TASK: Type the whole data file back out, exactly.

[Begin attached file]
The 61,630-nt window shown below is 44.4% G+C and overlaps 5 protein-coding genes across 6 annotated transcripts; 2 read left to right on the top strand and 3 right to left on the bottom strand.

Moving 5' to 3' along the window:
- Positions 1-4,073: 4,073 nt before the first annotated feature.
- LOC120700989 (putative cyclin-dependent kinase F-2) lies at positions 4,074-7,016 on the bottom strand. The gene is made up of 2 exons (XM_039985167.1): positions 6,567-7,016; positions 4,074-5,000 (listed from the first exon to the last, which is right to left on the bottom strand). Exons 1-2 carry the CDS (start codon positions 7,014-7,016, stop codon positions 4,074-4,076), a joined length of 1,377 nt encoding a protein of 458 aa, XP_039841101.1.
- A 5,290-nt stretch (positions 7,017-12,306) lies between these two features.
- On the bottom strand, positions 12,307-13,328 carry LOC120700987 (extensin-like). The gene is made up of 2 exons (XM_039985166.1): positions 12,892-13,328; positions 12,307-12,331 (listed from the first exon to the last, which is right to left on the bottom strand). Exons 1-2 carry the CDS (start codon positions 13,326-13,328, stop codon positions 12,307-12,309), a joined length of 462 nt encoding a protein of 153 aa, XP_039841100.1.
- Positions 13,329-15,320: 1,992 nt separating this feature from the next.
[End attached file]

The 61,630-nt window shown below is 44.4% G+C and overlaps 5 protein-coding genes across 6 annotated transcripts; 2 read left to right on the top strand and 3 right to left on the bottom strand.

Moving 5' to 3' along the window:
- Positions 1-4,073: 4,073 nt before the first annotated feature.
- LOC120700989 (putative cyclin-dependent kinase F-2) lies at positions 4,074-7,016 on the bottom strand. The gene is made up of 2 exons (XM_039985167.1): positions 6,567-7,016; positions 4,074-5,000 (listed from the first exon to the last, which is right to left on the bottom strand). Exons 1-2 carry the CDS (start codon positions 7,014-7,016, stop codon positions 4,074-4,076), a joined length of 1,377 nt encoding a protein of 458 aa, XP_039841101.1.
- A 5,290-nt stretch (positions 7,017-12,306) lies between these two features.
- On the bottom strand, positions 12,307-13,328 carry LOC120700987 (extensin-like). The gene is made up of 2 exons (XM_039985166.1): positions 12,892-13,328; positions 12,307-12,331 (listed from the first exon to the last, which is right to left on the bottom strand). Exons 1-2 carry the CDS (start codon positions 13,326-13,328, stop codon positions 12,307-12,309), a joined length of 462 nt encoding a protein of 153 aa, XP_039841100.1.
- Positions 13,329-15,320: 1,992 nt separating this feature from the next.